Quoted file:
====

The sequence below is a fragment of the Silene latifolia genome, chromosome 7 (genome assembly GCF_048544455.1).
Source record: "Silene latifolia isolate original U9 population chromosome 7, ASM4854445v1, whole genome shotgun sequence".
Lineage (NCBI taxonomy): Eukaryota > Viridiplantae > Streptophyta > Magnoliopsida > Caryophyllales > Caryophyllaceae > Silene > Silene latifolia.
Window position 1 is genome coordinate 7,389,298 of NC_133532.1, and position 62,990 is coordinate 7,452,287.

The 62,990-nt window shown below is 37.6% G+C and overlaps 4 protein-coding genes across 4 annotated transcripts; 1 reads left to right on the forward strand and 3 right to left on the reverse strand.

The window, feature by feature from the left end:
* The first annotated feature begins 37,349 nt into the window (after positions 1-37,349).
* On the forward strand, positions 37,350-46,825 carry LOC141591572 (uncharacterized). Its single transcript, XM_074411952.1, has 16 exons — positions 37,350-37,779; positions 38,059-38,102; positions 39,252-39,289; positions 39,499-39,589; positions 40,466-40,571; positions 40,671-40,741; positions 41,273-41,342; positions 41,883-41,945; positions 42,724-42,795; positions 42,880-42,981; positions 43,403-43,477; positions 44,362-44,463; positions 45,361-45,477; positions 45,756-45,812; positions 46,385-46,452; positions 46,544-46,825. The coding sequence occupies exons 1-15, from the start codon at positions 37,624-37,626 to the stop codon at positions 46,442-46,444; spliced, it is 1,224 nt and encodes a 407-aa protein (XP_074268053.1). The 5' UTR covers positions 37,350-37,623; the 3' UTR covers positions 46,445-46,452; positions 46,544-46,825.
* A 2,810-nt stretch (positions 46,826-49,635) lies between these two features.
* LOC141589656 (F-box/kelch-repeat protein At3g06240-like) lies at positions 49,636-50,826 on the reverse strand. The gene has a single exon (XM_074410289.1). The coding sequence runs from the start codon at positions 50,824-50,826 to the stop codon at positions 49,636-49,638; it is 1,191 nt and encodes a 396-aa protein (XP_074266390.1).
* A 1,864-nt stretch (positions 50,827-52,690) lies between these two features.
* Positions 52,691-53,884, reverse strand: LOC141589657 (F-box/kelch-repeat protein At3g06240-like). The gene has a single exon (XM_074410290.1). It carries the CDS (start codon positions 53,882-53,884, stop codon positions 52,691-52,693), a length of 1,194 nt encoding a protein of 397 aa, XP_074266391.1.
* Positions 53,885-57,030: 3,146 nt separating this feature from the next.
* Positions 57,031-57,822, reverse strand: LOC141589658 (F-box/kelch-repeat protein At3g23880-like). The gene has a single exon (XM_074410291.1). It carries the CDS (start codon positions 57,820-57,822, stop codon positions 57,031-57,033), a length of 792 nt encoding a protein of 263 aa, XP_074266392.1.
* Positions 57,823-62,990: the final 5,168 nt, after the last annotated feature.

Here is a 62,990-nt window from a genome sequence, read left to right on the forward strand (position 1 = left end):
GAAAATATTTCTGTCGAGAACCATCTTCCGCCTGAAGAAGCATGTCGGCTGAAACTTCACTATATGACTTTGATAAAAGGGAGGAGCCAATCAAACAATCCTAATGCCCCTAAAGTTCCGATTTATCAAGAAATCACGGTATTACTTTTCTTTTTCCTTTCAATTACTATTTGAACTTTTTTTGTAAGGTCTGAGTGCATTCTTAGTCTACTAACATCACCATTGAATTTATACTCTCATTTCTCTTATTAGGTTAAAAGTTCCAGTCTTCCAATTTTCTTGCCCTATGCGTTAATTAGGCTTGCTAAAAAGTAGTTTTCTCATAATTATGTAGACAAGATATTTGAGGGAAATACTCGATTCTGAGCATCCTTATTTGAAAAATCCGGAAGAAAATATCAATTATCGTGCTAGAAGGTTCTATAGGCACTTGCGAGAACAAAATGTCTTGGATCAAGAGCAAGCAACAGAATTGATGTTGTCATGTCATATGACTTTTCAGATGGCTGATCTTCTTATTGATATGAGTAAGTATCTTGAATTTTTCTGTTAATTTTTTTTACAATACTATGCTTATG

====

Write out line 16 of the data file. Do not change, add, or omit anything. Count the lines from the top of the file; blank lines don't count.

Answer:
Here is a 62,990-nt window from a genome sequence, read left to right on the forward strand (position 1 = left end):